Why should Americans in border states have to go back into lockdown and be treated like criminals by a government that failed to lock down the border when Mexico experienced its worst surge of coronavirus in late May?
Despite the mounting evidence that the worst part of the surge in the southwest is the result of cross-border travel beginning in May, government officials continue to act as if this is a domestic problem and that somehow Americans have been careless in mitigating the virus. They are using the results of their failure to lock down the border as a pretext to lock down Americans. Talk about chutzpah.
Nobody captured the essence of what is going on at the border better than Brownsville public health director Arturo Rodriguez. While explaining the rising cases and even deaths, he recently said, "In other words, you have three rates: the U.S., Mexico and your border rate."
America experienced its peak in March and April. Mexico experienced its peak in May and June. The border states, which were barely affected by the original American epidemiological curve, are now getting nailed by Mexico's curve.
Just how prominent is the surge on the border relative to the rest of the country? Data analyst and sportscaster Kyle Lamb, who joined my podcast last Friday, prepared a chart showing the rise in cases over 21 days through June 23:
What you see is an unmistakable surge in southern California, southern Arizona, and the Rio Grande Valley counties in southeast Texas, which all share a border with the towns in Mexico that were hardest hit beginning in late May. The other counties flagged in the interior of the country are mainly small rural counties that have state or federal prisons, and the numbers are dramatically distorted by those counts, as states tested prisons in recent weeks.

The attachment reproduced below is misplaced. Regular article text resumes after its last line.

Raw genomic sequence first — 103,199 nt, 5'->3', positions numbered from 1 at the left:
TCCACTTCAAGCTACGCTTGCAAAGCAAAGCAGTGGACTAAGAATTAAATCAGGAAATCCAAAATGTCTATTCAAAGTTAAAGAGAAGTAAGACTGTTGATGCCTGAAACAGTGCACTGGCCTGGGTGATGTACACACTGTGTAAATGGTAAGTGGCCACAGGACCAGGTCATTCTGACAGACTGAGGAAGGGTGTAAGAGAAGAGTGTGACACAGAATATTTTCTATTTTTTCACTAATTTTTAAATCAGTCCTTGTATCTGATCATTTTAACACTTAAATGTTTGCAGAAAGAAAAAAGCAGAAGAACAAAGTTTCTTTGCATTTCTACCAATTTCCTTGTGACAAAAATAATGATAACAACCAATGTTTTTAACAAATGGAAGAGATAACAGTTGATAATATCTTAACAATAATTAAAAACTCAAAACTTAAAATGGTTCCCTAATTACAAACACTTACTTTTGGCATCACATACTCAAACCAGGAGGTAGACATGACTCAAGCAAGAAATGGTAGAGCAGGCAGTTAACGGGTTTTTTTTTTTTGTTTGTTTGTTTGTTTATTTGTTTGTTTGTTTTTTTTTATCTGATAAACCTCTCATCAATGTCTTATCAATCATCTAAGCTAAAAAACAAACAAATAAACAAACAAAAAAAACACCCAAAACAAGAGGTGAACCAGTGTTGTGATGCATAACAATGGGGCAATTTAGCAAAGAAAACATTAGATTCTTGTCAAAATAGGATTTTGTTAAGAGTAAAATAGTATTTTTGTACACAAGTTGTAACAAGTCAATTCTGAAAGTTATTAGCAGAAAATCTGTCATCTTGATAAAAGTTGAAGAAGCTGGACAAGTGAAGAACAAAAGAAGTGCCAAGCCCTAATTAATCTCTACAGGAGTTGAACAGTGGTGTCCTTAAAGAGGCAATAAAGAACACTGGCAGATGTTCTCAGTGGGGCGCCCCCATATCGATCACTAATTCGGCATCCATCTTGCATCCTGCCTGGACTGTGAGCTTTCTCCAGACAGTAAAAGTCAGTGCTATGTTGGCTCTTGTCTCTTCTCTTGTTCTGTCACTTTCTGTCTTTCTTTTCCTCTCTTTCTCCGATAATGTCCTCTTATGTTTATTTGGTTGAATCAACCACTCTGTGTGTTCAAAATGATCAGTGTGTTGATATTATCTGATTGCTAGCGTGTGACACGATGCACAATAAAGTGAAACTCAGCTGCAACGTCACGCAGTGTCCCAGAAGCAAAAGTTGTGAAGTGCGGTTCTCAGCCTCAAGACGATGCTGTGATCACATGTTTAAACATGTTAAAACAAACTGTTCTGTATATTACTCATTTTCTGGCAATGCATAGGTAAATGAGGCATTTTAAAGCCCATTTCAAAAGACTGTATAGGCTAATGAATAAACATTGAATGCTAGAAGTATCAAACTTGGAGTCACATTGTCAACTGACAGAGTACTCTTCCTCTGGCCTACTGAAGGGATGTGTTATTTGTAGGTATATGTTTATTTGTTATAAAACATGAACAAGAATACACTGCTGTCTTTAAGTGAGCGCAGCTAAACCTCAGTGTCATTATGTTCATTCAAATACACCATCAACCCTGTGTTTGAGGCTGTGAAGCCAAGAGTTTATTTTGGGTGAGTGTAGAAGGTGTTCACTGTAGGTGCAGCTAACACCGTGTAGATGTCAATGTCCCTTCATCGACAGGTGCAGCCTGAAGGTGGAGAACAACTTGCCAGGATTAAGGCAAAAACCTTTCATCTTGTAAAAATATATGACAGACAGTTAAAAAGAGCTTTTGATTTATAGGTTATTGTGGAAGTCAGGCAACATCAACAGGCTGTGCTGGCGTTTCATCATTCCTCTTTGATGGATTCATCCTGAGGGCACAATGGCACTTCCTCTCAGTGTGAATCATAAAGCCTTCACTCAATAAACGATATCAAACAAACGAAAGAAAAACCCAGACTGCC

Even before any speculation about the possible spread from illegal immigrants, it is now an open fact that green card holders and dual citizens were completely exempt from the travel ban and came here to access our hospitals. There are thorough reports from the New York Times, Washington Post, Reuters, and Kaiser Health News about very sick patients flooding our border hospitals and even being sent into the larger city hospitals for care beginning in late May. That is exactly when the American epidemiological curve was waning, but the Mexican curve was beginning to spike.
Todd Bensman of the Center for Immigration Studies reported on a video of a Riverside County nurse saying that patients were being helicoptered from the border to the hospital in her county.
Thus, while most of the surge in most states is superficial and illusory – more a function of people coming back to hospitals for regular care, universal testing, and a modest spread of a milder form of the virus – the border counties have been hit with the re-importation of the serious first round from Mexico. This is why we are seeing increased ICU usage and deaths primarily in the border counties and nowhere else. California and Arizona now account for 40% of the reported ICU census, and it's no coincidence:
ICU usage in California and Arizona is now 40.3% of the usage nationally CA & AZ: 40.3% 22 states: 59.7%— Ian Miller (@Ian Miller)1593129246.0
There is a huge difference between the rate of infection in the northern counties of Arizona and the border counties:
Here are Arizona’s five most northern counties cases over time. https://t.co/ezP0zyP9zI— wyatt (@wyatt)1593099951.0
Now let’s compare the trends to the southern counties. https://t.co/927cZll2RZ— wyatt (@wyatt)1593099954.0
The same dynamic is unfolding in California, where 80.5% of ICU usage is in California's nine southernmost counties.
Southern California counties (LA, OC, SB, SB, SD, Ventura, Kern, Imperial, Riverside) are 1,227 of 1,523 in the sta… https://t.co/PhBgs0cItF— Ian Miller (@Ian Miller)1593129664.0
I'm sure many Americans would like to know how many of those beds are being filled with those crossing the Mexican border. We know that 60% of all hospital beds in one Imperial County hospital were recent arrivals from Mexico as of June 2. If you look at the Imperial County dashboard, you will find that just 1.5% of all known cases are non-Hispanic (where 48% are of unknown ethnicity). That is a dead giveaway as to the culprit behind the surge and where it's coming from.
Also, in Texas, we are seeing an ICU shortage – where? In Laredo, which is right at the border. It's no mystery why Laredo and southeast Texas are getting hit. Just as the hot spots in Mexicali and Tijuana in May led to a surge in California hospitalizations from cross-border medical tourists, we are seeing the same thing in southeast Texas. According to ValleyCentral.com, travel has continued to flow back and forth across from McAllen to Reynosa and Brownsville to Matamoras. Those two Mexican cities have the highest number of cases in the state of Tamaulipas.